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Thought Leadership

Female Powerbrokers Q&A: Husch Blackwell's Hayley Hanson, Law360



May 30, 2014

Hayley Hanson is a partner in Husch Blackwell LLP's Kansas City, Mo., office and leader of the firm's higher education practice group, which represents major research institutions, regional universities, private colleges, nursing and allied health schools, community colleges, proprietary schools and publicly traded school groups.

After joining Husch Blackwell in 2000 as a new associate, Hanson made the rise to partner in six years, and she was recently named an equity partner at the firm. In her representation of educational institutions, she counsels clients on compliance and governance issues, litigation and other disputes, and risk management. She also assists clients in obtaining necessary approvals for changes in control/ownership, name changes, and new campus locations.

Q: How did you break into what many consider to be an old boys’ network?

A: My mentor at the firm gave me excellent advice early in my career: Learn all you can from the talented people around you, but always be yourself. Emulate, but don’t imitate. I think this is some of the best advice anyone could give to a young attorney. I have tried to follow this advice by learning all that I could from other excellent attorneys at my firm, while staying true to my own personality, strengths and interests. I had to develop my own style, my own way of doing things. I also identified an industry group, Higher Education, which interested me and which very few if any of the male attorneys at the firm were paying attention to. I was able to exploit that untapped field of law, and ended up creating and growing a new practice area at Husch Blackwell.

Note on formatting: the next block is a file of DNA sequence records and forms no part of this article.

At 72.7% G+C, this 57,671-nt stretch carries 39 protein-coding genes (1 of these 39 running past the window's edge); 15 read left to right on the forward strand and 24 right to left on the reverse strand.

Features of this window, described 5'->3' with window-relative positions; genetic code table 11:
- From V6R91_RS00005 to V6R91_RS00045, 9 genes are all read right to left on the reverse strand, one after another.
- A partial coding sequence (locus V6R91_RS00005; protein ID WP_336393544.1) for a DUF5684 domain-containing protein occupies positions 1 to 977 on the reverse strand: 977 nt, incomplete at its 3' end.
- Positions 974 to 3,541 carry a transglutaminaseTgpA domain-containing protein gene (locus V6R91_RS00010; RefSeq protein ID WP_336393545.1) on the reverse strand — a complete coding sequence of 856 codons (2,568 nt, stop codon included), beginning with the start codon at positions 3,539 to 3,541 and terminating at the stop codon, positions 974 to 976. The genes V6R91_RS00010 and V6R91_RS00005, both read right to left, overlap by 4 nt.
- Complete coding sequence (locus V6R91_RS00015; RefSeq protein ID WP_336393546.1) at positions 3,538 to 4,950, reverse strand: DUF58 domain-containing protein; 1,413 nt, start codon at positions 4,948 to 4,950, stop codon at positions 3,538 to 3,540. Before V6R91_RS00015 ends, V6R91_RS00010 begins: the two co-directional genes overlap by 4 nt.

Q: What are the challenges of being a woman at a senior level within a law firm?

A: Whatever challenges we face today, I think they are far less than when I started 14 years ago. I think that now most law firms, and certainly my firm, Husch Blackwell, consciously strive to create a fair and open environment in which women can succeed. Nevertheless, challenges remain. For me, the biggest challenge is still the oldest one, the one that women have always faced and always will: balancing the desire to have a meaningful and rewarding career with the equal and often greater desire to be the primary caregiver to my two young children. The tension between these two priorities is constant, and is exacerbated by the ever greater demands that sophisticated clients place on their outside counsel in a competitive marketplace.

Q: Describe a time you encountered sexism in your career and tell us how you handled it.